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That’s Why English is Hard to Learn

We’ll begin with box, and the plural is boxes,
But the plural of ox should be oxen, not oxes.
Then one fowl is goose, but two are called geese,
Yet the plural of moose should never be meese.
You may find a lone mouse or a whole lot of mice,
But the plural of house is houses, not hice.
If the plural of man is always called men,
Why shouldn’t the plural of pan be pen?
The cow in the plural may be cows or kine,
But the plural of vow is vows, not vine.

 
And I speak of a foot, and you show me your feet,
But I give a boot… would a pair be beet?
If one is a tooth, and a whole set is teeth,
Why shouldn’t the plural of booth be beeth?
If the singular is this, and the plural is these,
Why shouldn’t the plural of kiss be kese?
Then one may be that, and three be those,
Yet the plural of hat would never be hose.
We speak of a brother, and also of brethren,
But though we say mother, we never say methren.
The masculine pronouns are he, his and him,
But imagine the feminine she, shis, and shim.
So our English, I think you will agree,
Is the trickiest language you ever did see.

 

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Once upon a Time English

I’ve recently discovered that there is a TV series titled “The Adventure of English”. It is a documentary indeed  but it is like 5 episodes. It is quite long, 5 hours total 🙂 However, it is very interesting, I strongly recommend you to watch it in your spare time or while you are having your breakfast or dinner 🙂 I have also begun watching and I wanted to share this valuable documentary with you. You can see the YouTube link at the bottom. Before watching, you may want to run over the short history of English. Thank you “Top Documentary Films” for sharing these videos and introduction with us! Here is their introduction and their explanation of English history besed on the documentary itself!

 

The Adventure of English is a British television series (ITV) on the history of the English language presented by Melvyn Bragg as well as a companion book, also written by Bragg.

The series and the book are cast as an adventure story, or the biography of English as if it were a living being, covering the history of the language from its modest beginnings around 500 AD as a minor Germanic dialect to its rise as a truly established global language.

In the television series, Bragg explains the origins and spelling of many words based on the times in which they were introduced into the growing language that would eventually become modern English.

1. Birth of a Language. The modern Frisian language is the closest sounding language to the English used approximately 2000 years ago, when the people from what is now the north of the Netherlands travelled to what would be the United Kingdom and pushed the Celts to the western side of the island. Words like “blue” can be recognized in the Frisian language.

2. English Goes Underground. Bragg discusses how class also affected the use of English, especially in the time of William the Conquerer and for approximately 300 years after his reign; during this period, only the French language and Latin were used in state affairs and by the aristocracy, while English remained in use with the lower peasant classes.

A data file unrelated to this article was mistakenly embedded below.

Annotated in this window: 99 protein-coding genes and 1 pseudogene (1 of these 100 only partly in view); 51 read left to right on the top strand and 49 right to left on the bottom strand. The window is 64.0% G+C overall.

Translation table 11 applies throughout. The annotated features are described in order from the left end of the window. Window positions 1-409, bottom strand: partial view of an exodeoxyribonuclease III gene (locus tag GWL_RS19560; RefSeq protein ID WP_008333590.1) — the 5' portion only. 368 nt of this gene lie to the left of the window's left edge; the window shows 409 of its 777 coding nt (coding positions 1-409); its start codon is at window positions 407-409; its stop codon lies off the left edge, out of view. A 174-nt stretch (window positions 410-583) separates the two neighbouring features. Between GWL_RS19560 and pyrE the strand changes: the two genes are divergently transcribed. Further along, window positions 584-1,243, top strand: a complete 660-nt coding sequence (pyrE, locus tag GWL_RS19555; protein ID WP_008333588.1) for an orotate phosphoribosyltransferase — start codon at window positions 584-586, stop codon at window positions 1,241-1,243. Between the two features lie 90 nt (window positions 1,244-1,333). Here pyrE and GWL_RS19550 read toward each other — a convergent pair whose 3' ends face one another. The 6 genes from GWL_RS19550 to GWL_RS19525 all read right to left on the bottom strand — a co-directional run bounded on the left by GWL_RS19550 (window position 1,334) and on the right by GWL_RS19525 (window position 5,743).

3. The Battle for the Language of the Bible. In the early to mid 1300s, English fought to be the language of the Christian Bible through the efforts of theologian John Wycliffe, who opposed the church’s use of a Latin scripture because it prevented most of the population from reading the bible for themselves.

4. This Earth, This Realm, This England. In Queen Elizabeth I’s time, English began to expand to even greater depths. Overseas trade brought new words from France, as well as the now popular swearwords “fokkinge,” (fucking) “krappe,” (crap) and “bugger” from Dutch, in the 16th century.

5. English in America. Upon landing in North America, settlers encountered Squanto, a native man who had been captured and brought to England to learn English and become a guide. After escaping, Squanto returned to his tribe, which happened to live near the place that the English settlers had created their small village.

6. Speaking Proper. The Age of Reason began, and English scholars of mathematics and science like Isaac Newton started publishing their books in English instead of Latin. Jonathan Swift would attempt to save the English language from perpetual change, followed by Samuel Johnson who would write the A Dictionary of the English Language, made up of 43000 words and definitions, written in seven years and published in 1755.

7. The Language of Empire. British trade and colonization spread the English language. In India, scholar William Jones finds some English words already present in Sanskrit. Convicts land in Australia, blending London criminal slang and Aboriginal words into a new dialect. Jamaicans reclaim patois.

8. Many Tongues Called English, One World Language. The globalisation of the English language in the 20th century owes most to the United States. Here we look at the predominance of American Black street talk, how the Second World War and American movies threatened to “infect” the mother tongue in Britain and how some nations are attempting to stamp in the invasion of English out – for example franglais in France and Singlish in Singapore.